Local Face: Sally Turner

  |  Published: Jan 1st 2009
Sally Turner

Sally Turner "ran away" from her Cheltenham home and ended up running her own antiques shop in Wendover High Street.

It has been a fascinating journey. "I was 22 at the time" says Sally. She was encouraged by her father, who with Sally's mother, had an antiques business and thought it would be good for her to get out on her own. He was proved to be right. Sally went to London where she slept on the floor of a friend's mother's house. The day after her arrival she landed her first job in antiques at Halcyon Days in Brook Street. And although the owner ran it like a "finishing school" and was very strict, it was good training. Two years later she opened her first antiques shop in Chelsea Pimlico Road borrowing all the money. They had to put in offers as there was a race for the lease, and Sally won by £500 and laughs that the people who lost out to her now run a fabulous shop in Bond Street. Running the little shop proved very hard work. She did all the big fairs and many one day fairs, working until two or three in the morning, sleeping on the shop floor and then was up at five to pack the van for the next fair. But Sally has no regrets and she certainly wouldn't want to be in Bond Street today.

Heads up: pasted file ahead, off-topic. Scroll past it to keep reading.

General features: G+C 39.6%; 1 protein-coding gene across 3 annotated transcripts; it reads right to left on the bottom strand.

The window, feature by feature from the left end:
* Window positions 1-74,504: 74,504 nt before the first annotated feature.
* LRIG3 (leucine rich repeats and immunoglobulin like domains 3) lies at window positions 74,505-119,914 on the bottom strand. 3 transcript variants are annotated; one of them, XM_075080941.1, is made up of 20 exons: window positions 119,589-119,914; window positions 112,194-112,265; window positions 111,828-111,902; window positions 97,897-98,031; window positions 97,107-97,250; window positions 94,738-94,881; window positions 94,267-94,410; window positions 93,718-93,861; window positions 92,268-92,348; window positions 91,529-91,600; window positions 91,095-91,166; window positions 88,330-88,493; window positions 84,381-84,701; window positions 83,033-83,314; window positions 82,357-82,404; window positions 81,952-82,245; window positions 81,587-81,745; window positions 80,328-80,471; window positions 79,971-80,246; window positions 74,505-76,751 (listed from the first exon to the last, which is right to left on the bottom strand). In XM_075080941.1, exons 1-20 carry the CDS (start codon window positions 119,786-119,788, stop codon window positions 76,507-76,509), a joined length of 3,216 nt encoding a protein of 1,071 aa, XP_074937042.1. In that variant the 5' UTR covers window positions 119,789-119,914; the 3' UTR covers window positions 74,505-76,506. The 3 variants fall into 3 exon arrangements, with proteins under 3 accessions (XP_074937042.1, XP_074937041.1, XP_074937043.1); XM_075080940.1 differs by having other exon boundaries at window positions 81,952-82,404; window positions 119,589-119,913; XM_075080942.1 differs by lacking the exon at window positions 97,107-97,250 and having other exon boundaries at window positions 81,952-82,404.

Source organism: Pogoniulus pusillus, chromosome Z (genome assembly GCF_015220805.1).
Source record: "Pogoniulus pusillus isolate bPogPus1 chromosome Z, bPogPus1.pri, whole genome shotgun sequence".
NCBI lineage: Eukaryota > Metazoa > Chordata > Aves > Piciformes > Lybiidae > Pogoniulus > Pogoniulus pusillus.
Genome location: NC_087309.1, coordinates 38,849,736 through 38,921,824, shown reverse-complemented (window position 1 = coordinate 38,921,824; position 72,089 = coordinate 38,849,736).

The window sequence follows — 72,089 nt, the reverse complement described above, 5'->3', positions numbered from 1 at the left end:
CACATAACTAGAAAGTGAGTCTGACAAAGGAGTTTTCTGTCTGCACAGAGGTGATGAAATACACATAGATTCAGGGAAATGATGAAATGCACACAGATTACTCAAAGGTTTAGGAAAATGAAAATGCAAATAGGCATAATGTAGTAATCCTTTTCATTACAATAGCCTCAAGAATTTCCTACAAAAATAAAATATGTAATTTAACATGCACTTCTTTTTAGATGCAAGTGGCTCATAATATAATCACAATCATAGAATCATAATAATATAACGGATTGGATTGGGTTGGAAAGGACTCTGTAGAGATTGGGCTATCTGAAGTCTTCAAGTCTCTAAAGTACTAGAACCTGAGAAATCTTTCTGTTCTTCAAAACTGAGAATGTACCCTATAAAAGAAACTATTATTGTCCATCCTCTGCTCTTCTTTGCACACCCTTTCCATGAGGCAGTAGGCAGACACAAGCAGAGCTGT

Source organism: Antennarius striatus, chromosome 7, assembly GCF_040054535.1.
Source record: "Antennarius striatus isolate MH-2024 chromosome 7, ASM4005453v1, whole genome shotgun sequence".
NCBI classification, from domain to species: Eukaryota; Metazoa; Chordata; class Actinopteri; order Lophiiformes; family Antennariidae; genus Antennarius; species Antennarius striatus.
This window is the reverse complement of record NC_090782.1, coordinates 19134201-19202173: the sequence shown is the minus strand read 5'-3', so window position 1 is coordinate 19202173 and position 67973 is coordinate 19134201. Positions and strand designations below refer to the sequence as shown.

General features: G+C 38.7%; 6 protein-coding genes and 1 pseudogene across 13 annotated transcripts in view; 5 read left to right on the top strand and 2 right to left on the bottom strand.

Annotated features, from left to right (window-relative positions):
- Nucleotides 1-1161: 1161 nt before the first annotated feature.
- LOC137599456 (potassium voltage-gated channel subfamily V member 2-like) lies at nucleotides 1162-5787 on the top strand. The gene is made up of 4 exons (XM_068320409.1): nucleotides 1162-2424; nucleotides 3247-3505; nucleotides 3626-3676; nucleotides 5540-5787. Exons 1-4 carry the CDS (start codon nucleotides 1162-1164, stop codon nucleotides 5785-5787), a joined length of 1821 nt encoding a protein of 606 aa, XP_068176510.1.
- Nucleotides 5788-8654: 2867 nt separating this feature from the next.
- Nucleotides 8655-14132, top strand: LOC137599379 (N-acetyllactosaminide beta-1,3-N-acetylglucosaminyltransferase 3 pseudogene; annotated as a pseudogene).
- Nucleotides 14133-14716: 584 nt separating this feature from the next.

Her home is definitely in Wendover where she lives with her daughter and their rescue dog, Mollie, who is also a familiar Wendover face.

By 1988 she had left Pimlico and via Haddenham moved her business into Hogarth House, High Street, Wendover, where, once again she was occasionally sleeping on the floor as she started to build the now familiar business which had previously been run as a map and print shop.

A year later, in 1989 Sally's life took a happy and dramatic turn when she met the man who was to become her husband: Georgian furniture expert Robert Major, who ran his own business in Kensington.

However, her happiness was cut short when Robert died in 2000. Sally says they had a great time together and were very happy. For two years after Robert's untimely death, Sally not only ran her own Wendover business, but continued with her late husband's West London shop.

She got Mollie as company at that time. Mollie had been found in a shed with three other dogs that had been shot dead, so she is well and truly a rescue dog. Sixteen year old Mollie can be seen in the village regularly with one of her walkers, Alan Cebula, who has been working for Sally Turner Antiques for almost all of its 20 years in Wendover. Norman Hillwood (now retired) volunteered his services each morning and evening. "It would have been very hard to manage without them and my wonderful team."

As the "runaway" Sally Turner now enters her 21st year in the village, It is a long way from her first job at Halcyon Days and the 'finishing school.'

"Wendover has been great for me. I have always loved this shop though for the first few years it was very tough." There comes a time when you have to re evaluate your life and Sally stopped the fairs in 2002. She has made some great friends here and looks forward to another 20 years in the village.

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